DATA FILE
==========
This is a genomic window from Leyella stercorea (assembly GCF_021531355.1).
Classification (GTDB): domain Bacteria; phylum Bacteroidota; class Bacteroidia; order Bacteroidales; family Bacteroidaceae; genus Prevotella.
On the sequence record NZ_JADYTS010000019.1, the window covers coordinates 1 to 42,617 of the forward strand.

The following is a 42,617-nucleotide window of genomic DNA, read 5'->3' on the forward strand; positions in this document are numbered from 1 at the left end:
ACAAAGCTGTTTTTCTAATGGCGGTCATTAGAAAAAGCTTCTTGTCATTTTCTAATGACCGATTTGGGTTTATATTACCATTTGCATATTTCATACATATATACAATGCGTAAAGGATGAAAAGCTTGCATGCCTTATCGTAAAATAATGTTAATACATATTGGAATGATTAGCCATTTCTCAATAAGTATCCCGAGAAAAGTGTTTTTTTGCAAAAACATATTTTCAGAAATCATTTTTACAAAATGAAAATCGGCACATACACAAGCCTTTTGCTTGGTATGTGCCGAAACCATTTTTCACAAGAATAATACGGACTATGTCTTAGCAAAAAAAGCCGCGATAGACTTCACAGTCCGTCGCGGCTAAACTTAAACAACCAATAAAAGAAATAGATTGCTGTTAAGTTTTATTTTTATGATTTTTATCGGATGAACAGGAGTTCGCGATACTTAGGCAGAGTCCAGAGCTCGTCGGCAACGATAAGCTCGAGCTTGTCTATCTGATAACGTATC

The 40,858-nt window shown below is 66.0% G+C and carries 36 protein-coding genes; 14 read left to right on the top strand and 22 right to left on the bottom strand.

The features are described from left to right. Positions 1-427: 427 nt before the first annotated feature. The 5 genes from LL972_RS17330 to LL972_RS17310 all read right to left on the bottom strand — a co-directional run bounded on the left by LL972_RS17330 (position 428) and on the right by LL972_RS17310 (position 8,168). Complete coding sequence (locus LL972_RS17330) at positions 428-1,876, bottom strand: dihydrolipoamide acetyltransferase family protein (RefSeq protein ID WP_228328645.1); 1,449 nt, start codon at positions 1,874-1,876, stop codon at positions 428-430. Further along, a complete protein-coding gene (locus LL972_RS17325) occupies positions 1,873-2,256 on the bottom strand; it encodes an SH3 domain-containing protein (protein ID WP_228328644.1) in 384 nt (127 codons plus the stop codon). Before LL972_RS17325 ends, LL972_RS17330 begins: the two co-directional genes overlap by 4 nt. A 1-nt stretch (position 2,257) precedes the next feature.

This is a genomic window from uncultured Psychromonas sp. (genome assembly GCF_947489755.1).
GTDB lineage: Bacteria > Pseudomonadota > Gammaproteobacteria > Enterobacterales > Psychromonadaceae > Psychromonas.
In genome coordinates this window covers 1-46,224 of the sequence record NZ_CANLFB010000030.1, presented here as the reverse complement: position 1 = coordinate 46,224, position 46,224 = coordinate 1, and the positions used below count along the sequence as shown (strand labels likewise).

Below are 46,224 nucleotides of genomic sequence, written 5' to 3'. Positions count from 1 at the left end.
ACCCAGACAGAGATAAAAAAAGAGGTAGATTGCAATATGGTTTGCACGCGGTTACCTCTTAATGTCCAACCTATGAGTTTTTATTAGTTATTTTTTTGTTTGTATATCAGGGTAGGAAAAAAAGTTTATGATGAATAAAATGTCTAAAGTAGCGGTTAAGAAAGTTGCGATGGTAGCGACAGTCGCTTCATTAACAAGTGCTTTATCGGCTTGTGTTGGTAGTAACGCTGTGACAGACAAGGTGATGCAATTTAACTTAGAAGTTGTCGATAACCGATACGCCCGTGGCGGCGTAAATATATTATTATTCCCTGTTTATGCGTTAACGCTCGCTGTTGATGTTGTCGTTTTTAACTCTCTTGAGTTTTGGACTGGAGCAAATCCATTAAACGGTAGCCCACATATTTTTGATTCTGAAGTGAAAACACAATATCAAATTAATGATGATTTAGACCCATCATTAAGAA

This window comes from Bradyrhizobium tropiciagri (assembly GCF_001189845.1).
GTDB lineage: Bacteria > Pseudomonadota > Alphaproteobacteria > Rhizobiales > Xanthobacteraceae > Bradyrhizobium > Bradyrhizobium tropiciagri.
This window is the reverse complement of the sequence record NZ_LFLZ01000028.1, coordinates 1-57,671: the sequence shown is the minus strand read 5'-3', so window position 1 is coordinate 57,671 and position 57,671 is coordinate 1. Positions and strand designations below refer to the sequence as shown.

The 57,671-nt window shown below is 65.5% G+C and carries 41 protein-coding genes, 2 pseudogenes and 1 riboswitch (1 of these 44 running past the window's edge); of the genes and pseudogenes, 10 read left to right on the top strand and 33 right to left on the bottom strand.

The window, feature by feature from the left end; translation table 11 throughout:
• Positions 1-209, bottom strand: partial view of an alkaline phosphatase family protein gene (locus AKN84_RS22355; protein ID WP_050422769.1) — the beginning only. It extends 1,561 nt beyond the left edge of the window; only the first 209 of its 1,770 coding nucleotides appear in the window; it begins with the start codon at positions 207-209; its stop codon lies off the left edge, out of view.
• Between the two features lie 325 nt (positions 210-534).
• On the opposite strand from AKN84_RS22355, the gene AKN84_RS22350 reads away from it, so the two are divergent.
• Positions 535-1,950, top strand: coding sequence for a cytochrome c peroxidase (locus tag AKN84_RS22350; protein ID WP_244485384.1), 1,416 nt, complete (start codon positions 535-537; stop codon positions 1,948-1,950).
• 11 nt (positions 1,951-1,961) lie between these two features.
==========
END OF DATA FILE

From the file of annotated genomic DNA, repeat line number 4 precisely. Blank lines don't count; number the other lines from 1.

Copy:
The following is a 42,617-nucleotide window of genomic DNA, read 5'->3' on the forward strand; positions in this document are numbered from 1 at the left end: